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Happy New Year, everyone!  As you settle back into school routines after the holidays, we offer two unique titles – one poetry, and the other book, Imagine! is wordless!  Watch for my video later this month for more teaching ideas, and if you have ideas, we’d love to hear them!

Early Elementary


Animal Tracks: Wild Poems to Read Aloud
By Charles Ghigna /illustrated by John Speirs
868369 / Hardcover / $14.95

We found this delightful collection of poetry earlier this year.  It’s not new (2004), but it’s new to us!  Each page features a poem about a specific animal – or group of animals.  They are meant to be funny, and the illustrations add to the silliness!

Animals featured include an elephant, pig, hippo, camel, penguin, turtle, lion, armadillo, tarantula, goat, bull, dogs, pets in general, the “wild symphony” of instruments, ducks, mouse, zoo animals, possums, weasel, butterfly, hummingbird, frog, snail, flies, sandpipers, seagulls, alligators, and many more!

Classroom Applications:

The poems aren’t long – just perfect for younger students.  These could be excellent transitions between songs in a zoo-themed concert, or possibly an outdoor theme, or a jungle theme!  Students could also create music or movement to go with individual poems, or act out the poem while a student narrates….possibilities are endless.

And don’t forget about the puppets!  This is the perfect book to introduce a variety of puppets to your class to “read” the story to the students.  Watch our video (coming soon) for a demonstration…

Later Elementary 

By Raul Colón
868637 / Hardcover / $17.99

Imagine! is a wordless book about a boy who is drawn into the Museum of Modern Art.  Once inside, the characters in several of the paintings jump out and accompany him on an adventure around the city, ending back at the Museum for them to go back into their paintings.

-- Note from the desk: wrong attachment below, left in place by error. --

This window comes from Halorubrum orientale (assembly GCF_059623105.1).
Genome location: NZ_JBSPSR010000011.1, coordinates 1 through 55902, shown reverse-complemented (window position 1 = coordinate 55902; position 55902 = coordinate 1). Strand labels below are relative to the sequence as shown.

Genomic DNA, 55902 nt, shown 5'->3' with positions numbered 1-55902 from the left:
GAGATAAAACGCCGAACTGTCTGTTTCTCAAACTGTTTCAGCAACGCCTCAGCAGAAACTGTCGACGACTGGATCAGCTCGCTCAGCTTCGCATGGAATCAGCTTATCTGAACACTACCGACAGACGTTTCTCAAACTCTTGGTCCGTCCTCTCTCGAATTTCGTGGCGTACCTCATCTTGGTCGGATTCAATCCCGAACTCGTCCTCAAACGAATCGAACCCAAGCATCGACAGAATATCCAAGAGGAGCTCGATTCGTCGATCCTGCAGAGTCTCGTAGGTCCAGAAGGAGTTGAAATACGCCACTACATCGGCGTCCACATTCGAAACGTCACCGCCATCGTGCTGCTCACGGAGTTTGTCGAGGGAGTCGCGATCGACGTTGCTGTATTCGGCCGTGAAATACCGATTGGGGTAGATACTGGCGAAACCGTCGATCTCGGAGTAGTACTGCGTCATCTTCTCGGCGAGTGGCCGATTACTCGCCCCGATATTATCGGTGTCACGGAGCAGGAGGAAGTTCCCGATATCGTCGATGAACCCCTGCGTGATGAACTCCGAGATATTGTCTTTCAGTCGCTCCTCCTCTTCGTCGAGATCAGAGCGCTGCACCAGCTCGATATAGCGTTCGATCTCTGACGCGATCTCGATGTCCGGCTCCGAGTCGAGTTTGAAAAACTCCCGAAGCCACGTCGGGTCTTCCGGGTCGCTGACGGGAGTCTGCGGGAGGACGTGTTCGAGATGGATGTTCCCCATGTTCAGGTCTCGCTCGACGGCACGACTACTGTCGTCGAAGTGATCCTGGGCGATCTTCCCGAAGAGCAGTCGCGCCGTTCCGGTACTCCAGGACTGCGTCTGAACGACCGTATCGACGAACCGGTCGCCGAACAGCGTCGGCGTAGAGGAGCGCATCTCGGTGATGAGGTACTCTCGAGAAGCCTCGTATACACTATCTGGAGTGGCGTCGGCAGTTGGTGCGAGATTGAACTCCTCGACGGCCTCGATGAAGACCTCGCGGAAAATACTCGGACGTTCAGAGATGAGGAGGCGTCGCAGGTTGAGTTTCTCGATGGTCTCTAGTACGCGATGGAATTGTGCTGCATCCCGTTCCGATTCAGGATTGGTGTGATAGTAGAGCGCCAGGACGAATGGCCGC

This book is based on the author’s own story of how he was drawn to art as a child, and how it influenced his life today.   I came across an episode of “The Children’s Book Podcast” by Matthew Wimmer in which he interviewed Raul Colón just before Imagine! came out.  He gives his own perspective about the book and how it came to be.  I highly recommend taking a listen – and checking out the other episodes!  It’s a great podcast.

Classroom applications:

This one is a little more abstract.  Students could work together to create a story to go with the pictures, along with music to accompany Imagine!  You could project pictures of the book while the students perform the music and others tell the story.  An entire class project!

Students could also investigate the famous paintings referenced in Imagine!: Rousseau’s The Sleeping Gypsy, Picasso’s Three Musicians, and Matisse’s Icarus What do those paintings sound like?  What would the individual characters sound like?  How would they move?

Wordless books are a challenge, but also so freeing!  As this book says – students can “Imagine!”


We’d love to hear your suggestions for either of these books, too!  Post your idea on our Facebook page, or send an email to Andrea with your ideas.  We’ll mention them in our monthly video (coming later this month) and add them to the blog!


Happy reading!